Lifesize Video Evangelist Simon Dudley recently sat down with communications-industry veteran Dr. S. Ann Earon of Telemangement Resources International for a casual yet informative discussion about the “real return on investment (ROI) of video conferencing,” something that we wrote about recently on this blog. The two-part video is definitely worth a watch, as it’s a chance to watch two experts engage in a wide-ranging discussion that touches on many of the salient topics affecting the video conferencing industry today, but it’s the central argument about the value of ROI in video conferencing that got us thinking about today’s post. In our previous blog post, we outlined three ways to tabulate ROI (travel displacement, productivity and time efficiency). Today, we’ll focus instead on some of the more philosophical things that Simon and Dr. Earon brought up in their chat and what they tell us about the state of video conferencing today.
Early in the conversation, Dr. Earon mentioned something that served as almost a thesis statement for the discussion to come: for some industries, a simple ROI formula just doesn’t make sense. As she pointed out, companies don’t factor in ROI when they purchase computers and cell phones; in fact, once a communication tool reaches a certain level of ubiquity, its true value exists beyond what a simple cost-benefit analysis can describe. Simon furthered this point when he said that, more and more, there’s an opportunity cost to not engaging with video conferencing—namely, the cost of not being in front of your clients.
But let’s go back to Dr. Earon’s point for another moment. For a long time, we talked about justifying the cost of a video conferencing system in the simple terms of an elevator pitch: you spent $X on travel, a new video conferencing suite would cost $Y, and you could calculate the return on investment with a simple math equation. But increasingly, companies are using video conferencing in all kinds of day-to-day applications, making it harder to assign a dollar-and-cents return on their video conferencing investment. Dr. Earon illustrated this point by describing a chemical company she’d consulted with.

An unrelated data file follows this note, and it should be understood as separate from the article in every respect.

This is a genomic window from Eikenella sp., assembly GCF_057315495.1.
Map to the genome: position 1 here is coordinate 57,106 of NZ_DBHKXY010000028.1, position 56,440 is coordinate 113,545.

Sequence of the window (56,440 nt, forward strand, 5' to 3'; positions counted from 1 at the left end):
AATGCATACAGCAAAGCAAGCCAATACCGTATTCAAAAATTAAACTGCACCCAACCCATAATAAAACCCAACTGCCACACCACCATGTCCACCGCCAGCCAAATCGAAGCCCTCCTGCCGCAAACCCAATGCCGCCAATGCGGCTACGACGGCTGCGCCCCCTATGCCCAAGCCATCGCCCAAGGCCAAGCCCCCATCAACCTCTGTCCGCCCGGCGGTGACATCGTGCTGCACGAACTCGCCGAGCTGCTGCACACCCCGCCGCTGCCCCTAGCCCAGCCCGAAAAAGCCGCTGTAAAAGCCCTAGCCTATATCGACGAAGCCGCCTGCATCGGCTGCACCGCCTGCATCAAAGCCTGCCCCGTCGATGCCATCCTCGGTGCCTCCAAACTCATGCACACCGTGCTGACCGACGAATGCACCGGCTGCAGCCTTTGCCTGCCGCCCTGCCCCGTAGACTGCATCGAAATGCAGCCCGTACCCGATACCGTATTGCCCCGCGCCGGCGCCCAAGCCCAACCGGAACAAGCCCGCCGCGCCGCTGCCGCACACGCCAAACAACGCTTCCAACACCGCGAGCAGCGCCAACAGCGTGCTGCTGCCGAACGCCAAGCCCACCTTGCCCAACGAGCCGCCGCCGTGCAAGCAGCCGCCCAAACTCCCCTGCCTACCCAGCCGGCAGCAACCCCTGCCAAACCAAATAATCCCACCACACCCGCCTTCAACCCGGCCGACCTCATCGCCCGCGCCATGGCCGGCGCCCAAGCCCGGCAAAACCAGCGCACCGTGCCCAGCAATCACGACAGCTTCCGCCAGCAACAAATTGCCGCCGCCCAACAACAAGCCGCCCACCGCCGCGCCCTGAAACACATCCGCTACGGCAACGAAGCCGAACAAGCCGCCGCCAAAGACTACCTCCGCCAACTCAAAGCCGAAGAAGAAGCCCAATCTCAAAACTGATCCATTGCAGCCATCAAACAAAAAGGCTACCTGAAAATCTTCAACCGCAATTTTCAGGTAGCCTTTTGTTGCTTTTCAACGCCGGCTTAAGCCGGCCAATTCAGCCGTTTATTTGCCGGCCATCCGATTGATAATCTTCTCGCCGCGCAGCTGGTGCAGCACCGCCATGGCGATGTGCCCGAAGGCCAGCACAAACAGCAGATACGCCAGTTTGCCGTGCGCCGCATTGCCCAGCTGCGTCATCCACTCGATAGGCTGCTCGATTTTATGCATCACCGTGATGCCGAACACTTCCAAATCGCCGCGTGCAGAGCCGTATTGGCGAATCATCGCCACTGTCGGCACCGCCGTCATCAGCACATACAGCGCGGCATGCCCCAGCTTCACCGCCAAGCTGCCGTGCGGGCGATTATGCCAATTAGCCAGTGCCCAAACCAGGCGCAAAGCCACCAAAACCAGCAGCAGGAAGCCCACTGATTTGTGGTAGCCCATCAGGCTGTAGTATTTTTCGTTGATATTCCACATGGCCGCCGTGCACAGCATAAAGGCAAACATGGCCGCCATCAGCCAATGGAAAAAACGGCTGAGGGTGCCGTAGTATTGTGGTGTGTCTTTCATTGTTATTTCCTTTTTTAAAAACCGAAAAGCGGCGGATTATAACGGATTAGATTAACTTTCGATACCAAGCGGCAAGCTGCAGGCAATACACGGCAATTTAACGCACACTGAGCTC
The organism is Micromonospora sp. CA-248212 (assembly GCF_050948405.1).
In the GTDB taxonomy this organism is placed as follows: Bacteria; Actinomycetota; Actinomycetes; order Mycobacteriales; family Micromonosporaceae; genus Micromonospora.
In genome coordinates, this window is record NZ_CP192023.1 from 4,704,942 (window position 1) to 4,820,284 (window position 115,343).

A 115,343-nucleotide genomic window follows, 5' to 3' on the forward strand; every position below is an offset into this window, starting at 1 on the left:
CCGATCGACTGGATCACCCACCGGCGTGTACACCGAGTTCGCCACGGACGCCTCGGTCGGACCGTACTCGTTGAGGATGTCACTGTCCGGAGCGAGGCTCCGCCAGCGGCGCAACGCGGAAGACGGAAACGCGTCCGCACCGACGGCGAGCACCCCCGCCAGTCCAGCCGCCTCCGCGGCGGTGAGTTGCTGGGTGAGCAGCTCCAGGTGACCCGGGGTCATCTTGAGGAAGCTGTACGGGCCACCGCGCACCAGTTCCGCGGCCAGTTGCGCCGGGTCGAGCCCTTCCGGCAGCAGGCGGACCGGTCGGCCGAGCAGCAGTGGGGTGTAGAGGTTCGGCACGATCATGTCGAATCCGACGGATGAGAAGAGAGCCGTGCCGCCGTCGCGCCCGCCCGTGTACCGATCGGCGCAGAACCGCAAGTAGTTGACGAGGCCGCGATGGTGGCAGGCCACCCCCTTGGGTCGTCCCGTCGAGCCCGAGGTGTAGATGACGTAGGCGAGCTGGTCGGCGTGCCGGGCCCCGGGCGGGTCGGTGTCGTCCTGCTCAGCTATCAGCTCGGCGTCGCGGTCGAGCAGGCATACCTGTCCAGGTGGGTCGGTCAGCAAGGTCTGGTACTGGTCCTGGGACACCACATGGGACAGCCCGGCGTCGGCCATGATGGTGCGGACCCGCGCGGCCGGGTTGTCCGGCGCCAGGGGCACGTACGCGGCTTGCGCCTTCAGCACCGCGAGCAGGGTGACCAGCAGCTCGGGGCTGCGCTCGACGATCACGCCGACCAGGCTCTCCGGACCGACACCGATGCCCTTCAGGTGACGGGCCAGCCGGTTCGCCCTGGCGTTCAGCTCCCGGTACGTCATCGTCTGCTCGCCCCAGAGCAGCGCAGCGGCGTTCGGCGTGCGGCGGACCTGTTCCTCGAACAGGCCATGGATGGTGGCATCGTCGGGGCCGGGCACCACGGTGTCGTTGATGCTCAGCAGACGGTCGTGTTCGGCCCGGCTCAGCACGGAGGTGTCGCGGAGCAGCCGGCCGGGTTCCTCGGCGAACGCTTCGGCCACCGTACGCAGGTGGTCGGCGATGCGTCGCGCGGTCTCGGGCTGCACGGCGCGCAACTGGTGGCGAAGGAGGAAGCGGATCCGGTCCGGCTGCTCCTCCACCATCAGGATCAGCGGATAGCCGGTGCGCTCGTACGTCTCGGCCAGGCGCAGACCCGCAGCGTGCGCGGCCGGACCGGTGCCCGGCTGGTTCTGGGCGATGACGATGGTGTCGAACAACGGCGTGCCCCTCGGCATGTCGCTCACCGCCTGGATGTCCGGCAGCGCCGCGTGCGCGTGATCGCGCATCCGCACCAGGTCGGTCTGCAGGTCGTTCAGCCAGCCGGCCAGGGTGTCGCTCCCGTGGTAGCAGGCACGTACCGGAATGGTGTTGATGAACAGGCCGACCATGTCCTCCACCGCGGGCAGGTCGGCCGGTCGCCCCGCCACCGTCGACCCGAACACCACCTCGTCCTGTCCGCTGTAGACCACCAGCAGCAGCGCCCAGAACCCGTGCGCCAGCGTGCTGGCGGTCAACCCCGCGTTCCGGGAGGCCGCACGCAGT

The CEO of this company was interested in video conferencing not because it allowed him to hold face-to-face meetings with clients or investors but because it allowed him to look at drawings of the chemical compounds that the company’s remote labs were working on. But after he invested in a video conferencing suite for the company, his HR department started using it to interview potential job applicants. For the CEO, the ROI of his video conferencing system is that it allows him to bring products to market faster. For the HR department, the ROI is shaving weeks of man-hours off of the hiring process, and potentially lowering turnover as a result. This illustrates an important point: as video conferencing usage becomes more ubiquitous within an organization, a simple ROI calculation does less and less to illustrate the system’s actual value.
These are just a few of the very interesting (and very important) thoughts that these two industry titans hashed out over the course of their casual hour-long discussion. The videos are definitely worth your time, especially if you’re advocating for the adoption or expansion of video conferencing at your company, so we highly recommend giving them a watch.